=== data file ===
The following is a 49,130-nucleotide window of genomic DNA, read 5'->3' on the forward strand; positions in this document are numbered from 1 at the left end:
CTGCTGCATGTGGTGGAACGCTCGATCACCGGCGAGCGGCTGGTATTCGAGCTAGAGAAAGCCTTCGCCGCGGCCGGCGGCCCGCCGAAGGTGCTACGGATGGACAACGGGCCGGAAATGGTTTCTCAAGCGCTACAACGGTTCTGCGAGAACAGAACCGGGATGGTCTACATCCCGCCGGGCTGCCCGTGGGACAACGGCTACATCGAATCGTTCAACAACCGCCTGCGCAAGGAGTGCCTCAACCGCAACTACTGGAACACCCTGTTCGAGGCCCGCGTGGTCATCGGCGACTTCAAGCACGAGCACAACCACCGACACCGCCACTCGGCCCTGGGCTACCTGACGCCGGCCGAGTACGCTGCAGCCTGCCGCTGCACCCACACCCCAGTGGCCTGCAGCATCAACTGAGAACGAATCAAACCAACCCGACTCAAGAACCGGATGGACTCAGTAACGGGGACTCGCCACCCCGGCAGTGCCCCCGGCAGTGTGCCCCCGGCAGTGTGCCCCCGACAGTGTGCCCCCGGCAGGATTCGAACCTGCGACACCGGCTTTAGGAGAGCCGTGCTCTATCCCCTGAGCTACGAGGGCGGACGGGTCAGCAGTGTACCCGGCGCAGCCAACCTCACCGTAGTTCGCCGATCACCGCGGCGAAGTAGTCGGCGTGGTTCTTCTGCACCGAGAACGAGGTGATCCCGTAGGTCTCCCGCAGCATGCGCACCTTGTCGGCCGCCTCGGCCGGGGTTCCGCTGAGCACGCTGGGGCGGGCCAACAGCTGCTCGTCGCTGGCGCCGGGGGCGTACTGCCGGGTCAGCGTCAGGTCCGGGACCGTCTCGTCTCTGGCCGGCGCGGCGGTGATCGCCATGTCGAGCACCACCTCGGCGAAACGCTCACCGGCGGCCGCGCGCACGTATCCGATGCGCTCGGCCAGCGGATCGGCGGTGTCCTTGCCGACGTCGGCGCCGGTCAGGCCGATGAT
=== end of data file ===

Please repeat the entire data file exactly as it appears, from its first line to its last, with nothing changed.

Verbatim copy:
The following is a 49,130-nucleotide window of genomic DNA, read 5'->3' on the forward strand; positions in this document are numbered from 1 at the left end:
CTGCTGCATGTGGTGGAACGCTCGATCACCGGCGAGCGGCTGGTATTCGAGCTAGAGAAAGCCTTCGCCGCGGCCGGCGGCCCGCCGAAGGTGCTACGGATGGACAACGGGCCGGAAATGGTTTCTCAAGCGCTACAACGGTTCTGCGAGAACAGAACCGGGATGGTCTACATCCCGCCGGGCTGCCCGTGGGACAACGGCTACATCGAATCGTTCAACAACCGCCTGCGCAAGGAGTGCCTCAACCGCAACTACTGGAACACCCTGTTCGAGGCCCGCGTGGTCATCGGCGACTTCAAGCACGAGCACAACCACCGACACCGCCACTCGGCCCTGGGCTACCTGACGCCGGCCGAGTACGCTGCAGCCTGCCGCTGCACCCACACCCCAGTGGCCTGCAGCATCAACTGAGAACGAATCAAACCAACCCGACTCAAGAACCGGATGGACTCAGTAACGGGGACTCGCCACCCCGGCAGTGCCCCCGGCAGTGTGCCCCCGGCAGTGTGCCCCCGACAGTGTGCCCCCGGCAGGATTCGAACCTGCGACACCGGCTTTAGGAGAGCCGTGCTCTATCCCCTGAGCTACGAGGGCGGACGGGTCAGCAGTGTACCCGGCGCAGCCAACCTCACCGTAGTTCGCCGATCACCGCGGCGAAGTAGTCGGCGTGGTTCTTCTGCACCGAGAACGAGGTGATCCCGTAGGTCTCCCGCAGCATGCGCACCTTGTCGGCCGCCTCGGCCGGGGTTCCGCTGAGCACGCTGGGGCGGGCCAACAGCTGCTCGTCGCTGGCGCCGGGGGCGTACTGCCGGGTCAGCGTCAGGTCCGGGACCGTCTCGTCTCTGGCCGGCGCGGCGGTGATCGCCATGTCGAGCACCACCTCGGCGAAACGCTCACCGGCGGCCGCGCGCACGTATCCGATGCGCTCGGCCAGCGGATCGGCGGTGTCCTTGCCGACGTCGGCGCCGGTCAGGCCGATGAT